In three days we put up somewhere in the neighborhood of 1800 square bales. The weather was perfect, the sun at its annual apex, the air hot and dry, a restless breeze. On Saturday I rode the wagon, 800 bales that day alone, and I pulled each of them off the baler chute and stacked them high as prudence dictated and then a little higher, prideful of my neat rows. A well-stacked hay wagon does not just happen, there is strategy and knowing in it. Maybe even art.

I love riding the wagon; it demands strength and endurance, which I am in deficit of and therefore always seeking the means to bolster. And, because the field we hay is hilled like an unfurling cloth, and the wagons we use do not have sides to halt a fall, it requires a certain high-stakes agility: Grab the bale off the chute and scamper to the rear of the wagon for stacking, even as the wagon tilts beneath you, maybe front to back or, worse yet, a sidehill lean, booted feet slipping on the loose hay atop the wagon’s deck (here’s a rural truism, one of those things you have to experience to believe: Loose hay on a wagon deck is at least as slippery as ice). And really, you almost have to run to get that bale stacked before the next one is poking its nose over the chute edge, there’s no time to fuck around, to congratulate yourself, or just mop the sweat from your brow. I guess that’s the other thing I like about riding the wagon: The bales do not stop, the hay just keeps coming in time to the metronomic clatter of the baler, and above it all the smell of cigarette smoke, Martha cupping a lit Camel in one hand, steering the Deere with the other. In any other setting, I abhor the smell of cigarette smoke. In the hayfield, strangely, it is a comfort.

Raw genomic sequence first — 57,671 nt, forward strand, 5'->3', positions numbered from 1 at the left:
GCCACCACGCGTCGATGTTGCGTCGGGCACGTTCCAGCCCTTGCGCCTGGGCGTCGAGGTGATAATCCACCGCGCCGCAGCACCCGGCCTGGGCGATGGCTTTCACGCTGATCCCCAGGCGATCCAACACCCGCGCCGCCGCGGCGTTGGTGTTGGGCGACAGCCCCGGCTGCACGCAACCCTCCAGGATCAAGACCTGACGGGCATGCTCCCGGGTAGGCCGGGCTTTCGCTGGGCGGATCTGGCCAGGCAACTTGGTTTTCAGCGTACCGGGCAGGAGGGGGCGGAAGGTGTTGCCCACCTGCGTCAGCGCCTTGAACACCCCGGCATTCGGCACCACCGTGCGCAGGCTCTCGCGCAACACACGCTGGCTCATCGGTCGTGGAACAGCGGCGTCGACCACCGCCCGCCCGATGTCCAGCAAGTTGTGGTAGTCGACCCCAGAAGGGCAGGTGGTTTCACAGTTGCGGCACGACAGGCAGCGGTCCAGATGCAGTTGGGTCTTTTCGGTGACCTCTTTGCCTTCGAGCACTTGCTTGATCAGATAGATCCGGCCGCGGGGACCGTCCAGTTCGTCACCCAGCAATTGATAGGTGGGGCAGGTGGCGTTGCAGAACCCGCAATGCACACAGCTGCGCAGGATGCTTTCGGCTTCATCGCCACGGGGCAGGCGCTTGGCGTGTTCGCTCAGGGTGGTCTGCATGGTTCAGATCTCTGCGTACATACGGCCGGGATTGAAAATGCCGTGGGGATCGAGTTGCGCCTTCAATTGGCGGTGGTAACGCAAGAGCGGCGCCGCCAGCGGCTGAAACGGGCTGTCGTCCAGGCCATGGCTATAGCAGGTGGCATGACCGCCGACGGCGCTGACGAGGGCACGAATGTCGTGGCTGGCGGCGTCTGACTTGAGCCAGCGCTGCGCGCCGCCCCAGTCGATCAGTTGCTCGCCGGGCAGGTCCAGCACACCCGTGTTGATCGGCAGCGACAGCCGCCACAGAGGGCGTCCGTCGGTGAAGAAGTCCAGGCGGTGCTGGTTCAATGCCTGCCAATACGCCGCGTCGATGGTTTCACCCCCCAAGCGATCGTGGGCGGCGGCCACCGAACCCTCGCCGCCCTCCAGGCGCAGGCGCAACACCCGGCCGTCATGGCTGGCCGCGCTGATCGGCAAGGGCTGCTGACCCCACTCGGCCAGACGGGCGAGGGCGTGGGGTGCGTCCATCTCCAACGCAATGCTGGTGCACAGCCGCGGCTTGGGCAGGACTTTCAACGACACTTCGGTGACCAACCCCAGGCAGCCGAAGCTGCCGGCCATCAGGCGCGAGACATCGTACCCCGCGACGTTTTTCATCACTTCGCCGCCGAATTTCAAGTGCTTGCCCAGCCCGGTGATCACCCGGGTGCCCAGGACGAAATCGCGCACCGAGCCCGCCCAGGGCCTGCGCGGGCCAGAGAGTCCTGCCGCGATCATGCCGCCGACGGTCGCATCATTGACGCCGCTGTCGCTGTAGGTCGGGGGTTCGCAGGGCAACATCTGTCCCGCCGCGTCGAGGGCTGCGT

I am reading Sebastian’s Junger’s new book, Tribe, handed down to me by my friend Brett. I’m not far in yet (every night my ambitions of reading thwarted by fatigue), but far enough to get the gist of it, which is that our society has largely lost its sense of tribalism, and with it, in many ways, our sense of meaningful community. Junger writes of the early days of our nation’s settlement, of how it was not uncommon for settlers to defect to live with native peoples, but nearly unheard of for the opposite to occur. The relative comfort and material abundance the settlers enjoyed were a poor substitute for tribalism, and even many of the settlers knew it.